Profit is everything right? Wrong!

I could have called this article “what small business owners can teach managers in large corporates”, but:
a) that is a crap title for an article
b) does not do justice to the importance of understanding how simply looking at profit can be so dangerous.

Take this example. A stand alone business unit of a publicly listed company ran its own Profit and Loss (P&L) that was consolidated up to the parent company. On one particular month the business unit sold (I am going to make the numbers up for purposes of confidentiality) $4mil worth of product to various retailers. The Cost of Goods was around $2mil and the Expenses were around $1.5mil. So if you do the simple maths you can see the EBITDA (operational profit) was $500K or 12.5%. Good business right? Well not quite. You see the same month the business had forecast sales of $6mil, although because of lead times to manufacture the product the forecast was required by the Inventory Manager to purchase the stock 5 months before the stock was shipped to the retailers. Unfortunately the business had actually forecast $6mil for 3 months in a row but about 1 month out of the first of the $6mil months the retail market tanked and whilst the Sales team were trying to come up with initiatives to make up the shortfall, the reality was the retailers were reducing their spend. So the long and short of it was that the business was having to pay for stock that is was not selling. In essence we have here a negetive cash position i.e. more money is going out than is coming in. In fact the reality was that if this business unit had not been part of a much bigger company it would have been in serious financial trouble with an inability to pay creditors.

But wait a minute, the business made an operation profit of 12.5%. So to summarise – a profitable business in serious financial trouble.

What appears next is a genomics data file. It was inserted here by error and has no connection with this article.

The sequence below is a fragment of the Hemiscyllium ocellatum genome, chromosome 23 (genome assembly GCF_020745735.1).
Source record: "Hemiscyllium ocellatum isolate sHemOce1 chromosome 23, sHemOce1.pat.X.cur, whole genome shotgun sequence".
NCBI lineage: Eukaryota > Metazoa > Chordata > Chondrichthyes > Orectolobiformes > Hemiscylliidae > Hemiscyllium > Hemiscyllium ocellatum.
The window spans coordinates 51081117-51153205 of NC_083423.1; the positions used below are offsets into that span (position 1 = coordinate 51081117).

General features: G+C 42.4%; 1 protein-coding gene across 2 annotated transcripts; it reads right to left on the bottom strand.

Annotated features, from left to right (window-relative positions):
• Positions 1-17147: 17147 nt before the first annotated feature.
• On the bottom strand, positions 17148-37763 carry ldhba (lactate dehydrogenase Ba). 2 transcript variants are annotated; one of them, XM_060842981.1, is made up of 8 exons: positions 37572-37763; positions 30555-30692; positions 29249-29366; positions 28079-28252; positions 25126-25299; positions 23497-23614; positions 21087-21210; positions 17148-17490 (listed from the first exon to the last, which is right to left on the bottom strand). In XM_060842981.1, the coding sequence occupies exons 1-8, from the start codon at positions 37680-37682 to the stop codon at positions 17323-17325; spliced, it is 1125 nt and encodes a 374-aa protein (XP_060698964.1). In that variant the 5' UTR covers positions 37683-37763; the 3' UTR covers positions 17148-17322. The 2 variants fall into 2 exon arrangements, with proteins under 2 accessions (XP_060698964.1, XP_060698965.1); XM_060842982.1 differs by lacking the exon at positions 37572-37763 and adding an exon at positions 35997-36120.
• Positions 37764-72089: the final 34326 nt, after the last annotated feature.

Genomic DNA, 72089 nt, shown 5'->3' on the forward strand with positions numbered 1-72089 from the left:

Putting the market challenges aside one of the key contributors to such a problem is the lack of all round financial skills that managers learn in large corporations.

Whilst larger companies can teach some great business skills they often don’t teach great all round financial skills. Small business owners come to know the saying “Cash is King” very early on. However in large companies Cash Management can be part of Accounts Receivable, Treasury and often the domain of the Chief Financial Officer. Hence many employees, even General Managers with P&L responsibility, don’t learn great financial skills as Managing Cash flow may be outside their remit. What they learn is primarly centered around the Profit and Loss.

So the next time you see a profit number, ask the question, “How does the cash position relate to the profit number?”. If you do, and are in a large corporate, you are already ahead of many of your peers (and in many cases those above you). If you are in a small business and have not asked the question, God help you because your Bank Manager won’t.


I appreciate there may be readers who are questioning the forecasting, inventory management, supply chain, sourcing process etc that should assist in helping to manage the stock risk. The purpose of this article is not to overlook the various stock control mechanisms but to illustrate the problem with only focusing on profit.